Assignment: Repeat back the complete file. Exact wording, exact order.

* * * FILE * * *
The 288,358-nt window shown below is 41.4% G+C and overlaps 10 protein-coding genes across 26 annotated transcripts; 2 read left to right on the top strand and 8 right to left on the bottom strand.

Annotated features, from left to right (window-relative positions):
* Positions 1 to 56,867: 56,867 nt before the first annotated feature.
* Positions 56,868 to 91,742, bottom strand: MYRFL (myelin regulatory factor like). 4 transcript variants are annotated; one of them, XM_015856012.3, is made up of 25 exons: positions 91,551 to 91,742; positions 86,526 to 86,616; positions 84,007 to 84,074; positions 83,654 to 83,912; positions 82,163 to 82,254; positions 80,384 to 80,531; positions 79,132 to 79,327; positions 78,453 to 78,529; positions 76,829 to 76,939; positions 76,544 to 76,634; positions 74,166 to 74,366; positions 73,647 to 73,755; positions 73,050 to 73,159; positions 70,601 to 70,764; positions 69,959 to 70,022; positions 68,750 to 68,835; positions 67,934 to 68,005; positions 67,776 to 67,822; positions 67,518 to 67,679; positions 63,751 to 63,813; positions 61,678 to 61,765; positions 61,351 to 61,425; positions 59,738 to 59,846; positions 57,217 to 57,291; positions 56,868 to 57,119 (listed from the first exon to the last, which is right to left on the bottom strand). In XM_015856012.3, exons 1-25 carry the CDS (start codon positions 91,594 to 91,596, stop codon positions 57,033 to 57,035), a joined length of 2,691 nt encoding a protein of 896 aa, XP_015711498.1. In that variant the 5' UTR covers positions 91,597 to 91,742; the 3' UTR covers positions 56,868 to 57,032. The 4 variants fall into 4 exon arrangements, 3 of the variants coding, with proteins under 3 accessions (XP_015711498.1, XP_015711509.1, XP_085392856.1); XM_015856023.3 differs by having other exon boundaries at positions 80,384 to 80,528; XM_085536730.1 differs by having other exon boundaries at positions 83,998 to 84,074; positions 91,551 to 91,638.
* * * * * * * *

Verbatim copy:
The 288,358-nt window shown below is 41.4% G+C and overlaps 10 protein-coding genes across 26 annotated transcripts; 2 read left to right on the top strand and 8 right to left on the bottom strand.

Annotated features, from left to right (window-relative positions):
* Positions 1 to 56,867: 56,867 nt before the first annotated feature.
* Positions 56,868 to 91,742, bottom strand: MYRFL (myelin regulatory factor like). 4 transcript variants are annotated; one of them, XM_015856012.3, is made up of 25 exons: positions 91,551 to 91,742; positions 86,526 to 86,616; positions 84,007 to 84,074; positions 83,654 to 83,912; positions 82,163 to 82,254; positions 80,384 to 80,531; positions 79,132 to 79,327; positions 78,453 to 78,529; positions 76,829 to 76,939; positions 76,544 to 76,634; positions 74,166 to 74,366; positions 73,647 to 73,755; positions 73,050 to 73,159; positions 70,601 to 70,764; positions 69,959 to 70,022; positions 68,750 to 68,835; positions 67,934 to 68,005; positions 67,776 to 67,822; positions 67,518 to 67,679; positions 63,751 to 63,813; positions 61,678 to 61,765; positions 61,351 to 61,425; positions 59,738 to 59,846; positions 57,217 to 57,291; positions 56,868 to 57,119 (listed from the first exon to the last, which is right to left on the bottom strand). In XM_015856012.3, exons 1-25 carry the CDS (start codon positions 91,594 to 91,596, stop codon positions 57,033 to 57,035), a joined length of 2,691 nt encoding a protein of 896 aa, XP_015711498.1. In that variant the 5' UTR covers positions 91,597 to 91,742; the 3' UTR covers positions 56,868 to 57,032. The 4 variants fall into 4 exon arrangements, 3 of the variants coding, with proteins under 3 accessions (XP_015711498.1, XP_015711509.1, XP_085392856.1); XM_015856023.3 differs by having other exon boundaries at positions 80,384 to 80,528; XM_085536730.1 differs by having other exon boundaries at positions 83,998 to 84,074; positions 91,551 to 91,638.